China harnesses ‘health diplomacy’ to strengthen its foothold in the Middle East

China harnesses ‘health diplomacy' to strengthen its foothold in the Middle East

The Chinese ambassador to Syria, Feng Biao (right), and the Syrian health minister, Hassan al-Ghabash (second from right), pose in front of a shipment of aid donated by China, including Sinopharm Covid-19 vaccines. Image taken at Damascus International Airport on 24 April 2021.

(AFP/Louai Beshara)

As suggested in a report by the International Federation of Journalists, the Chinese authorities have used the outbreak of the Covid-19 pandemic as an opportunity to improve their global image. Be it through the donation of health material or the signing of cooperation agreements in the context of the fight against the pandemic, China’s ‘health diplomacy’ – or, more recently, ‘vaccine diplomacy’ – is broadening its influence in various regions of the world, including the Middle East and North Africa (MENA), an area Beijing considers key to its much longed-for rise to global superpower status.

In early 2020, when Wuhan’s hospitals became overstretched, several MENA countries immediately sent medical supplies, in a show of solidarity with China. But as the months went by and the emergency shifted from one continent to the next, the aid travelled back in the opposite direction. Beijing sent protective equipment and teams of epidemiologists to the worst affected countries in the region, such as Morocco, which received four planes of aid, including respirators.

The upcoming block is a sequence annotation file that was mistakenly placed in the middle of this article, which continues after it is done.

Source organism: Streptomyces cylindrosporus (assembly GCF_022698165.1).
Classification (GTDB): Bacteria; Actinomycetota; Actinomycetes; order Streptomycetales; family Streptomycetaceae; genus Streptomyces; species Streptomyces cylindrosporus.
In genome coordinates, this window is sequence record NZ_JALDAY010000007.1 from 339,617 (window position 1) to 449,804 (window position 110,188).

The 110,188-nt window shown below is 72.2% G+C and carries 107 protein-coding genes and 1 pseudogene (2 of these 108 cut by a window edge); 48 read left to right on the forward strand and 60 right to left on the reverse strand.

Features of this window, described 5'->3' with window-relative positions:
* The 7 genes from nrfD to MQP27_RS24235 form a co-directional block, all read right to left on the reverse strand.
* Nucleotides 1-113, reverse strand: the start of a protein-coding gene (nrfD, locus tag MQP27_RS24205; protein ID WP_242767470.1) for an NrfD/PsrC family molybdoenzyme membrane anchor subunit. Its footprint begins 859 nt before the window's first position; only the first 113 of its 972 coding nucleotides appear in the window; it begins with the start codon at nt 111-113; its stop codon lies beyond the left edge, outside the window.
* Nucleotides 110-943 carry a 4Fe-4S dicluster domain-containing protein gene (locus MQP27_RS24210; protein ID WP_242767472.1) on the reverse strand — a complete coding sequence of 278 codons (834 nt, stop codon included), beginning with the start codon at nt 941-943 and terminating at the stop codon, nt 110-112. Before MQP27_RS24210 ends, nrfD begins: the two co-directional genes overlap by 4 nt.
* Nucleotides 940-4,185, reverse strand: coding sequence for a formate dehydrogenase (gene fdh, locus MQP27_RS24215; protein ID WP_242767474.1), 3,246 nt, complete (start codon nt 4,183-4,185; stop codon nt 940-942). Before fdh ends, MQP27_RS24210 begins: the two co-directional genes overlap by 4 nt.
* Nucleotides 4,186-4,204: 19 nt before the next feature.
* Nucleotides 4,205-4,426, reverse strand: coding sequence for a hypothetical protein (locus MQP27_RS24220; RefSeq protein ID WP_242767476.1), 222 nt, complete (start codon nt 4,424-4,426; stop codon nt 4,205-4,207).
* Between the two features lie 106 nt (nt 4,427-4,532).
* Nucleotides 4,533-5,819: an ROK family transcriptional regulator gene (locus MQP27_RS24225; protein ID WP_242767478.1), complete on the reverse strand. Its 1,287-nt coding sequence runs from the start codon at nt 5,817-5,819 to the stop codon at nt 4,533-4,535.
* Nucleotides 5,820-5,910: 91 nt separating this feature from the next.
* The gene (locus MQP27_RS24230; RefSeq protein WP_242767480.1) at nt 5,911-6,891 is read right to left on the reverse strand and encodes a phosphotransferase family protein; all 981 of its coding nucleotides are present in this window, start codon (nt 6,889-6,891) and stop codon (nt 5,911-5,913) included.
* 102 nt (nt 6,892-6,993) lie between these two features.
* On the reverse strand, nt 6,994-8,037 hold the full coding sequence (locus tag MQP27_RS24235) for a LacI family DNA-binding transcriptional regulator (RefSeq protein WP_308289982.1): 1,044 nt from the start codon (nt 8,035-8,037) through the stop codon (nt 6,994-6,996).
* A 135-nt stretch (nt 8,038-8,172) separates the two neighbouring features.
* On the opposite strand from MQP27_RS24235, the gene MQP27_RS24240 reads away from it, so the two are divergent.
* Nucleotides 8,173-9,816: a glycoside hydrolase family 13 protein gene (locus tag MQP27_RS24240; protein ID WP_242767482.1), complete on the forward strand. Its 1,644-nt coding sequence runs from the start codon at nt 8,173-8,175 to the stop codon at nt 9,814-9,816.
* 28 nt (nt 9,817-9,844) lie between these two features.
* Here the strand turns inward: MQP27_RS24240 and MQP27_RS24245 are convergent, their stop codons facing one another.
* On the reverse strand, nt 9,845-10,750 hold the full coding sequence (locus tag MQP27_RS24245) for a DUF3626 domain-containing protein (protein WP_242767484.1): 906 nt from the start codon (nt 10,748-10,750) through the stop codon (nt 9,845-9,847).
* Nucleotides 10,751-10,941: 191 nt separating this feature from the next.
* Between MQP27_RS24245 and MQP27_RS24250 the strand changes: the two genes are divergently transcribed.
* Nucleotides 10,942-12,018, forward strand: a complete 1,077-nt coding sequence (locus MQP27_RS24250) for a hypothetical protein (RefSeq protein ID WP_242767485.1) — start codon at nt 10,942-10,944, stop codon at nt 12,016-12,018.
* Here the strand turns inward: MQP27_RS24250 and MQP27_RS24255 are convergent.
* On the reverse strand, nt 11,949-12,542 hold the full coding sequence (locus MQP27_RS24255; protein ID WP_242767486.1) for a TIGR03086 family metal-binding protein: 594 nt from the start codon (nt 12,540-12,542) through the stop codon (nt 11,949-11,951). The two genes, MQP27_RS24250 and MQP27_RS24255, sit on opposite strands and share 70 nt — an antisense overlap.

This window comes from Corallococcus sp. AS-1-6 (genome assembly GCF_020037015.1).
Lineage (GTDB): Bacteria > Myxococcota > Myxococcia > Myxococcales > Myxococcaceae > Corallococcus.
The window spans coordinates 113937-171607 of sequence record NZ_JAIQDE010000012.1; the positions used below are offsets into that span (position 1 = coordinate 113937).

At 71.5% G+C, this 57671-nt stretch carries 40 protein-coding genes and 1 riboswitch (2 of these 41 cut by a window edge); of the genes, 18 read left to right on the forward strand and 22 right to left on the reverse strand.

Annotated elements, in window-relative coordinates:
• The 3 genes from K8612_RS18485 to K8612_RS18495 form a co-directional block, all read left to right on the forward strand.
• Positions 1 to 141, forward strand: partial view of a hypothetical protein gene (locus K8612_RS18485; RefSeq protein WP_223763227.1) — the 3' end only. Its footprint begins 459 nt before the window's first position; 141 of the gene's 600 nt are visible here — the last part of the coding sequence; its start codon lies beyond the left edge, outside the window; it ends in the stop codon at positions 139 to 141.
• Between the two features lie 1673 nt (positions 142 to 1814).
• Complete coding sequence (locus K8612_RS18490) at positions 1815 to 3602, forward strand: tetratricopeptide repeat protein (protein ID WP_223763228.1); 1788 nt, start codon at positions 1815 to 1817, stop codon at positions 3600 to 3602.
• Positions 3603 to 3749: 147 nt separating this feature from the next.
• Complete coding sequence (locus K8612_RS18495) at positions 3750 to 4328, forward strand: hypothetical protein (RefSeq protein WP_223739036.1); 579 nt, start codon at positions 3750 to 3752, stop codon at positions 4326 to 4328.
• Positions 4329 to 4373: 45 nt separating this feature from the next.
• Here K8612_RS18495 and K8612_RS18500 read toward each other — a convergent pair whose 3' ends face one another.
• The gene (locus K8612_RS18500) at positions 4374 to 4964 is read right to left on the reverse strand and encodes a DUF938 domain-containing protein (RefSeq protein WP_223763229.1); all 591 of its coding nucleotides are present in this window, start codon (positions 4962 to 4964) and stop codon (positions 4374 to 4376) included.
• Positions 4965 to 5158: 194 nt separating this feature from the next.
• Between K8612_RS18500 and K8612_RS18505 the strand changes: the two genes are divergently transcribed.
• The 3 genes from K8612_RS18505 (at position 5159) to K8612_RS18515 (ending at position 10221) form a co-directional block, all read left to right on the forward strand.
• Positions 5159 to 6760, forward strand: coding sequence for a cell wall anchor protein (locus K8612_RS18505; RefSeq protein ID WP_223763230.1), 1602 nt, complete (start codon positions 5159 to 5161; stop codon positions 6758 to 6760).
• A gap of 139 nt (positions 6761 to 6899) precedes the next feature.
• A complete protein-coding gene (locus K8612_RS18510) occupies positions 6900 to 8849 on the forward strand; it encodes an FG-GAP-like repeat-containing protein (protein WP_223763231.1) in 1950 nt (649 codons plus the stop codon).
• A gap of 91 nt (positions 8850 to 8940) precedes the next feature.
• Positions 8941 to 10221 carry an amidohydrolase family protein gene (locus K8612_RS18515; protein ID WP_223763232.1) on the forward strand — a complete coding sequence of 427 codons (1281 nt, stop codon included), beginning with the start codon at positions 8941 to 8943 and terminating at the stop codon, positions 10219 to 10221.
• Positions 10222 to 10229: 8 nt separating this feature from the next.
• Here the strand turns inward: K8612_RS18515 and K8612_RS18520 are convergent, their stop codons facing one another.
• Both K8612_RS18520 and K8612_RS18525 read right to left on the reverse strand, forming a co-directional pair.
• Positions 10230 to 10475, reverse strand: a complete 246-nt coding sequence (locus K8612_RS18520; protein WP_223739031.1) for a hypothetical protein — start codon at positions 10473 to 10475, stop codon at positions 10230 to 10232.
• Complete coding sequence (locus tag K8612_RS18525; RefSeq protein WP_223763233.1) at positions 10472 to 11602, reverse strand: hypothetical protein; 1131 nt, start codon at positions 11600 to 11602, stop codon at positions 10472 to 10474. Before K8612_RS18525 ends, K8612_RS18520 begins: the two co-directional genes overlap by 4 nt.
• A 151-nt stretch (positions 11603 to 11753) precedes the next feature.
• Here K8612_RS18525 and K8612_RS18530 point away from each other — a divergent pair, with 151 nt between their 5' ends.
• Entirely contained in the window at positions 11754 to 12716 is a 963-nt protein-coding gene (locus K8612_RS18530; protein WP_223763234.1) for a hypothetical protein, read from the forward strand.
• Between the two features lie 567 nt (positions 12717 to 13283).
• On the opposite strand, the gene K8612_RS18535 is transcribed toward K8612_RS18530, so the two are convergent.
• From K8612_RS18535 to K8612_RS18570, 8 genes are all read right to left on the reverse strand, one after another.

During the first quarter of 2021, Beijing managed to score points in the region by supplying vaccines developed and made in China whilst Europe and the US only seemed to be concerned about supplying their own citizens. Most countries in the MENA region have now received shipments of Sinopharm and Sinovac, the two main Chinese vaccines, some as donations and others procured. Morocco has received as many as 9.5 million doses and Egypt 4.15 million.

Egypt and the United Arab Emirates have signed deals with China for the domestic production of its vaccines, with annual capacities of 80 and 200 million, respectively, and are to serve as regional hubs from which the African continent will be supplied. In July, they were joined by Morocco, with a production capacity of five million doses per month. Not wanting to be left behind in the ‘vaccine diplomacy’ drive, in June, US president Joe Biden announced the donation of 500 million doses to the poorest countries through the multilateral COVAX programme, but no technology transfer.

“China has improved its image in the MENA region, especially relative to Western countries. Not only has it been perceived as more supportive but also more effective in dealing with the pandemic,” Naser al-Tamimi, a researcher at the Italian think tank ISPI, tells Equal Times. According to various polls, opinion of the Asian giant was already more positive than that of other major global powers before Covid-19. Half of Arabs, according to an Arab Barometer survey, were in favour of closer ties with China, whilst less than 40 per cent were in favour of closer ties with the US or Russia. “Some elites, and some specific groups, like the Islamist movements, are wary of China because of its values or the way it treats minorities. But this idea doesn’t stretch to the majority of the population,” says al-Tamimi.